Sunday, March 29, 2015

Hosanna! Save me, Jesus!

Blessed is the one who comes in the name of the Lord!
Blessed is the coming kingdom of our ancestor David!
Hosanna in the highest heaven!”

This Palm Sunday looks for all the world like the pinnacle of the career of Jesus of Nazareth.  This Jewish, son-of-a-carpenter has spent the last three years or so wandering around all of Jerusalem proclaiming the advent of a new kingdom where God will reign and the harsh rule of  the Roman empire will be no more.  He’s gathered quite a following in his short time as preacher and teacher, and the people love and trust him.  They’ve begun to understand that Jesus is the Messiah.  The savior of the people.  But they don’t yet understand exactly what that looks like.  They’re still expecting a great army to rise up and slay all of the Romans.  They’re expecting a miracle.

And they’ll get one, just not the one they’re expecting.

Now it is the time of the Passover feast in Jerusalem and all devout Jews who could possibly travel would be in the city for worship and celebration.  (So there would be an extra-large number of Roman soldiers there, too, to “keep the peace”).

And Caesar sent Pilate to oversee this little town which is positively bursting at the seams with extra people.  Now what the Gospel writer takes for granted here is that we would understand on one side of the city, Pilate is riding up to the city gates on a war horse in a parade of soldiers and a show of military might that sends a specific signal of oppression and a threat of death.  Terry would tell you that, “In the ancient Middle East, if a conquering king rode into town on a war horse that meant that the army was free to loot, take women as wives (or worse) and that men could be killed if soldiers wished.”  So Pilate proudly enters the city astride his warhorse, flanked by squadrons of Roman soldiers, and sending a clear message that Rome is in charge here.  The empire is alive and well. 

At the same time, on the other side of the city, Jesus is riding up to the gates in his own parade surrounded by a desperate people.  These people wave palms, not spears, and Jesus is riding humbly upon the back of a donkey.  That’s right.  “hee haw!” a barnyard animal with no experience out in the battle field.  So what does that mean?  Is it simply a matter of available animal transport?  Not according to Terry.  He would tell us that “a conquering king who rode into town on a donkey sent a very different signal. This meant that the city and its people, while now ruled by the king, would be basically left untouched. It meant the king was now going to begin his rule in peace.”  I wonder how long it took before Pilate heard about the competing parade?[1]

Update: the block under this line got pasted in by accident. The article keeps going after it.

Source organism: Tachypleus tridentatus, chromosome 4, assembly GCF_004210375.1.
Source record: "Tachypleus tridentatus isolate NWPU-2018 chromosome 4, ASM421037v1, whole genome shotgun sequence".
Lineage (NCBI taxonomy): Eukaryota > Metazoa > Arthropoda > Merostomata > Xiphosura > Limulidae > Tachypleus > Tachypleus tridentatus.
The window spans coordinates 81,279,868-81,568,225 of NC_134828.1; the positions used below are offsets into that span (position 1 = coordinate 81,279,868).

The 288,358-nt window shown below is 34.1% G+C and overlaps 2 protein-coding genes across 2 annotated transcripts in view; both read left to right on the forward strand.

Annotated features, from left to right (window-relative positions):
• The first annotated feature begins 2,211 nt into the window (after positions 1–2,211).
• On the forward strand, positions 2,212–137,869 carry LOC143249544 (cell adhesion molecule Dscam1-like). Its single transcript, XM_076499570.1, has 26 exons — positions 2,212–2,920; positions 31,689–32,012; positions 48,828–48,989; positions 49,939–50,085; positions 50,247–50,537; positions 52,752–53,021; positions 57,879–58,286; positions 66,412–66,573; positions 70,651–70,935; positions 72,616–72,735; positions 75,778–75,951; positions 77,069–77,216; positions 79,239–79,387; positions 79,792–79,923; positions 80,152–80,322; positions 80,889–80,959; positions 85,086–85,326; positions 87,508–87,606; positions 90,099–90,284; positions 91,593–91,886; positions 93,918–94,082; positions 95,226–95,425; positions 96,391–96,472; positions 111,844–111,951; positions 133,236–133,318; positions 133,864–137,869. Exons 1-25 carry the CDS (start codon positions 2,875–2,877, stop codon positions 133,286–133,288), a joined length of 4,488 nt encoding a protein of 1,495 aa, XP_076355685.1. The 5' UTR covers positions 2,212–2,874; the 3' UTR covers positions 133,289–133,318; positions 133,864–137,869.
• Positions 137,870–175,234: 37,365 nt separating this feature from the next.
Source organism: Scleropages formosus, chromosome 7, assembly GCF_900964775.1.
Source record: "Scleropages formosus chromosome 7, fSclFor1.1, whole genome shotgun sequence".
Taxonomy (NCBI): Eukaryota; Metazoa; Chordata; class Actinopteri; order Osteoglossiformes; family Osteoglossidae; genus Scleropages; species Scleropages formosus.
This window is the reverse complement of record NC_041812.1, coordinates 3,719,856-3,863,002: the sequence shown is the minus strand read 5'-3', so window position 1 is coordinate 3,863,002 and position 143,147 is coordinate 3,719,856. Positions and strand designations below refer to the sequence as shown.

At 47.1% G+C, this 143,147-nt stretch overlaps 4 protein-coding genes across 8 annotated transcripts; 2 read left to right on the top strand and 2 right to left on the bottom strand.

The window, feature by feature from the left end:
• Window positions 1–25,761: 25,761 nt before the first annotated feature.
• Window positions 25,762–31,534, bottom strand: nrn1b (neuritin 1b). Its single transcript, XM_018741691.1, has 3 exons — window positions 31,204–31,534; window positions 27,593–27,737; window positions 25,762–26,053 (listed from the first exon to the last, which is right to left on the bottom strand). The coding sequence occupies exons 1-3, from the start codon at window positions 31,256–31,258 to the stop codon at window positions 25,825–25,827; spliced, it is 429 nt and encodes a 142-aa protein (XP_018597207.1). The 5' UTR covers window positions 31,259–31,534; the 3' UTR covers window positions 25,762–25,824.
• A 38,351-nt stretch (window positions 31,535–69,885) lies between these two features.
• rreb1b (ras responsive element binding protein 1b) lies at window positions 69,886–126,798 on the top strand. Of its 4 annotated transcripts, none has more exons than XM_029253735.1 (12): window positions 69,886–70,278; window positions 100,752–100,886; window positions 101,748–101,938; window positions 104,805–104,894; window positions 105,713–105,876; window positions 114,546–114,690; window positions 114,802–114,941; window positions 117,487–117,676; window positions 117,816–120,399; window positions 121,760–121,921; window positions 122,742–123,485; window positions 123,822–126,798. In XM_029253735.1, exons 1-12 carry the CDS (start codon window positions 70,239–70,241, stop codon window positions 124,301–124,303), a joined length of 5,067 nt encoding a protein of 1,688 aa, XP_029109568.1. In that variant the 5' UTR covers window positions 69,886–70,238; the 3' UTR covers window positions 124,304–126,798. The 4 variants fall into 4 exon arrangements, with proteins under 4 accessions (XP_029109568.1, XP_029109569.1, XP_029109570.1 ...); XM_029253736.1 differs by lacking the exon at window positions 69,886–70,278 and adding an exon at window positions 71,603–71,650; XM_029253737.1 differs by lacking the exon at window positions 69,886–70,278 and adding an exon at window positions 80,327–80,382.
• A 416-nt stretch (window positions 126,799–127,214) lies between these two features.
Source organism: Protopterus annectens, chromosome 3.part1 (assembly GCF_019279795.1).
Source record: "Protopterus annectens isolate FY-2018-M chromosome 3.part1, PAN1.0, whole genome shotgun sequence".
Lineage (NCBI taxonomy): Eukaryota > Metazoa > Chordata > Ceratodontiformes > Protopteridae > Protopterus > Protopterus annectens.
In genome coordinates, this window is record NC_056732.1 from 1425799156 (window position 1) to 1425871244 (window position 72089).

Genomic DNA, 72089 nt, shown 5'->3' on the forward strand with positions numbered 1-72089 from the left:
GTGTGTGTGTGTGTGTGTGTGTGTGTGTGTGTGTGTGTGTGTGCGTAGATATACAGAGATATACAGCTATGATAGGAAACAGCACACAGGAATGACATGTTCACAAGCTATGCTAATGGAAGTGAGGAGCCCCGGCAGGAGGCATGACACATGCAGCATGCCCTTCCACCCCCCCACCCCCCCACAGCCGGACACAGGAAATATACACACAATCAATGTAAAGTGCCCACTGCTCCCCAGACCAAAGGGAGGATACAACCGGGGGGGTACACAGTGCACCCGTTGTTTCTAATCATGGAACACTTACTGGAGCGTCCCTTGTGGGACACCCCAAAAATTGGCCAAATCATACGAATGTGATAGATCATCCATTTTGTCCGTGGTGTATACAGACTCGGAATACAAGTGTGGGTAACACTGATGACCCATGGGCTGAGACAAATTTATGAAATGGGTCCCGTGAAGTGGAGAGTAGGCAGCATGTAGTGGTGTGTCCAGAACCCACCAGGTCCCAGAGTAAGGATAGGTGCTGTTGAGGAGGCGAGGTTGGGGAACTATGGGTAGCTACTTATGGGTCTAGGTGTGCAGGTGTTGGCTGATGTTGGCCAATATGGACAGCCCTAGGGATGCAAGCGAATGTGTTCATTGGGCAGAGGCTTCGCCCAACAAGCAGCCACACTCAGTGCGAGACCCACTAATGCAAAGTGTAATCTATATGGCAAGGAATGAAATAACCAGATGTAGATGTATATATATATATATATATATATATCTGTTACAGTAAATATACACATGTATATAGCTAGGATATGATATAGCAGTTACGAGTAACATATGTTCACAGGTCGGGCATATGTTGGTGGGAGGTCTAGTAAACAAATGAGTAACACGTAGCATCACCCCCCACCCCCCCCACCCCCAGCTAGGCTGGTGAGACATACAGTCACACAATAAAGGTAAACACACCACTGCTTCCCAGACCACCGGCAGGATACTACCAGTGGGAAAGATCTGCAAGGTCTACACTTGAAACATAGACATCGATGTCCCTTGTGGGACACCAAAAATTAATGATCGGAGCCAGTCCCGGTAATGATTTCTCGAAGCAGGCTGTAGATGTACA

Blessed is the one who comes in the name of the Lord!
Blessed is the coming kingdom of our ancestor David!
Hosanna in the highest heaven!”

Words of praise?  Maybe.  Maybe that was the intention.  But considering the location and desperation of the crowd (think about it, they are publically committing treason by participating in this parade), I wonder if this is less a cry of glorification and more an anxious and demanding cry for liberation.

“Save us!
We’re so glad you’re here, you wonderful man!
Thanks be to God for sending you to help us!
Save us now!”
Writer Anne Lamott says there are three simple prayers to get you through most things.  One is “help me, help me, help me!”  Another is “thank you, thank you, thank you!”  The last is “Wow! Wow! Wow!”
The people walking with Jesus as he rides into Jerusalem are praying the first one:  help us, help us, help us!
As I was reflecting this week on this idea of a plea for help rather than a shout of glory, I read something that really helped me understand my own participation in this story (and maybe this will resonate with you, too): in this country, in this culture, in this time, we don’t seem to turn to God and ask “help us”…we say, “help me”.[2]
And so I think that thousands of years later, nothing would change.  When we encounter Jesus on the road to Jerusalem…on the road to the cross…we are still thinking only about ourselves.  What does it mean for me if Jesus dies again this Holy Week?  What does it mean for me if Jesus doesn’t rise from the dead?  What does it mean for me if he does?  “Save me, Jesus!”
Here’s the Good News:  He already has.